I haven't come up with a better way to quickly enumerate or estimate all of the car models on Wikipedia. Cars by country might be another useful starting point, but it would take some work to total up all the sub-sub-categories while filtering out duplicates.
posted by mbrubeck at 1:57 PM on September 14


Mea culpa, folks. For the record, my only relevant skill, if any, is being able to turn an HTML list into a number in like a minute or two. The bad list has 109 brands and 6162 models for an average of ~57 models per manufacturer, which is evidently low even if compression of generations is allowed. Plugging the names of a bunch of missing manufacturers into google in search of a page that's trivial to scrape turns up this list of 1142 manufacturers, suggesting that 65094 (i.e. 1142 * 57) might still be a low estimate as well.
posted by Wobbuffet at 3:00 PM on September 14 [3 favorites]


Plugging the names of a bunch of missing manufacturers into google in search of a page that's trivial to scrape turns up this list of 1142 manufacturers, suggesting that 65094 (i.e. 1142 * 57) might still be a low estimate as well.

That might well be overestimating things again. Those manufacturers on this second list and missing from the first list you linked are often quite small and/or short-lived, which would definitely push the average down. Probably better to handwave the average number of models for that category to be 10; some did just one or two (DeLorean, Edsel) before going under or being bought up. There are also a few motorcycle manufacturers on that second list, like Izh, Munch and Zundapp. 'Verschiedenes' isn't a car brand either; it's German for 'various'. Adjusting the number from the first list up by 20% due to the evidently missing models, and using 10 models for the remaining 1020 the number I end up with is 17594.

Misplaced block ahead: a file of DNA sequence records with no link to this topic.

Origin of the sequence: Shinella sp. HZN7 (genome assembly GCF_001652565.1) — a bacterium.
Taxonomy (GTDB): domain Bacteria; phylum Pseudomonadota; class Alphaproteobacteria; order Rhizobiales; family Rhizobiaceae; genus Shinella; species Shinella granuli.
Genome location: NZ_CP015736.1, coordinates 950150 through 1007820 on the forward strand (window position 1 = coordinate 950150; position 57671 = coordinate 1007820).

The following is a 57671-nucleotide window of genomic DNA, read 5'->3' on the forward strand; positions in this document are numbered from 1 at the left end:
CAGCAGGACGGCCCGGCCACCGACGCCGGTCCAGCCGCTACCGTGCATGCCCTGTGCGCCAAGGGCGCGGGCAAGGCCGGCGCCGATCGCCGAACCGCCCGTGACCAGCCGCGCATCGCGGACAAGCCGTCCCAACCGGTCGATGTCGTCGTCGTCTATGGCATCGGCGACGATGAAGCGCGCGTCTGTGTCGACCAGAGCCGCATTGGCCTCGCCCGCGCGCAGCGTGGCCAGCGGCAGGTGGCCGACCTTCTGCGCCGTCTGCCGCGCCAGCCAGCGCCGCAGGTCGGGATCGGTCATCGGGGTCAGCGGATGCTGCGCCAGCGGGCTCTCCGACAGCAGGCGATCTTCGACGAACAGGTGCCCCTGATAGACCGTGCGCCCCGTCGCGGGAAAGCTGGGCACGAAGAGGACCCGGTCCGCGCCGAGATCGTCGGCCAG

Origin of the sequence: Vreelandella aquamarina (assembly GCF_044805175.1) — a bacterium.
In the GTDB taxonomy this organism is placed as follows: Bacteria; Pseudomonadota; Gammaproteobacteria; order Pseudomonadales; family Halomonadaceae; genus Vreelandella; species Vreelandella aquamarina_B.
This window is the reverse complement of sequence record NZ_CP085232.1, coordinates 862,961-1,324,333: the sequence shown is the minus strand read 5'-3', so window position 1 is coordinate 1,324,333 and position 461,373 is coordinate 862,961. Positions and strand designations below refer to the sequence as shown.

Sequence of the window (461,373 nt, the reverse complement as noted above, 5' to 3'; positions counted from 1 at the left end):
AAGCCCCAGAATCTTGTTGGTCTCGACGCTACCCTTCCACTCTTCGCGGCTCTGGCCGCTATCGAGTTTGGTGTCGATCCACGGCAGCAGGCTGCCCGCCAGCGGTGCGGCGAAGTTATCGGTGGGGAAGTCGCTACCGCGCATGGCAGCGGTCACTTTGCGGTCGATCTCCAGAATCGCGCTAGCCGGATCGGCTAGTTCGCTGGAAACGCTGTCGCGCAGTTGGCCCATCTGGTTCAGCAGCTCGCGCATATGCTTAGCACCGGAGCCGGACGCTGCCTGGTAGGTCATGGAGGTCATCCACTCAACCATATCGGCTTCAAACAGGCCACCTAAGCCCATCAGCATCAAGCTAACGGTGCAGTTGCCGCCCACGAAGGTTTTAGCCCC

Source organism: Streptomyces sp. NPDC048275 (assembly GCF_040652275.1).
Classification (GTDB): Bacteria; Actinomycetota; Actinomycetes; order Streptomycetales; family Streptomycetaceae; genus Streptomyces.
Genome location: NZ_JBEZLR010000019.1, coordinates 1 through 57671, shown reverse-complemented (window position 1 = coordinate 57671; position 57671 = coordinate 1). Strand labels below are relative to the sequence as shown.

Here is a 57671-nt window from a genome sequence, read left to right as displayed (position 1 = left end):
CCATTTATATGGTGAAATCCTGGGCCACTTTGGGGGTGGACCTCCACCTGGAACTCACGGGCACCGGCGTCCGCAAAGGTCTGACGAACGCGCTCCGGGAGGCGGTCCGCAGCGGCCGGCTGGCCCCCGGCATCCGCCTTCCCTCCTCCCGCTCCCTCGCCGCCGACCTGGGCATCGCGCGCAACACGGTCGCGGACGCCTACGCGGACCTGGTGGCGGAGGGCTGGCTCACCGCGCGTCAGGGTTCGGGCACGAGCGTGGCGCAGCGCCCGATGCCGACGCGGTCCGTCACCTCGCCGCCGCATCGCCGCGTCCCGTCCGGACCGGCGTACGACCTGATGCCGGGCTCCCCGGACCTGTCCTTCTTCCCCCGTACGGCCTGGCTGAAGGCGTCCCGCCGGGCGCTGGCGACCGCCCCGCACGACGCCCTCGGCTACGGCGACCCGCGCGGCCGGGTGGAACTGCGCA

And there's still the question of what one would consider a distinct model. Sedan/hatchback/stationwagon? Different engines (fuel, capacity, power/torque)? Number of doors? Seats? Is a 2018 Renault Kangoo sold in Germany a different model again from one sold in the Netherlands, as they offer a different number of accessories on the same base model?
posted by Stoneshop at 4:06 PM on September 14


On the other hand, the second list still doesn't have the Chinese manufacturers - Great Wall alone has 44 "main" models listed on their Wikipedia page. If we treat various body options and trim levels as separate models, box's number of 280,000 sounds much more plausible.
posted by I claim sanctuary at 10:50 PM on September 14


On the second list, Great Wall is listed as Changcheng, along with many other Chinese manufacturers, e.g. Changan, Changfeng, Hongqi, Beijing (BAIC), and so on. It does have errors, like Verschiedenes and probably Münch, but IZh and Zündapp at one time or another did make cars.
posted by Wobbuffet at 11:37 PM on September 14


Zündapp at one time or another did make cars.

Three prototypes only for a People's Car ("Volkswagen") in cooperation with Porsche; never available to the general public.
posted by Stoneshop at 12:49 AM on September 15


Zündapp Janus: "a total of 6,902 cars."
posted by Wobbuffet at 12:53 AM on September 15


Okay, 17595. And then lowered further again after some more correcting ('rennwagen', 'taxi', 'indy race cars'). Sachsenring is also listed as VEB Sachsenring as well as Trabant. Would the Scott Sociable be considered a car? The Seal Sociable and the Velorex (these two not listed)?

All of that isn't significantly altering the total anyway.
posted by Stoneshop at 3:43 AM on September 15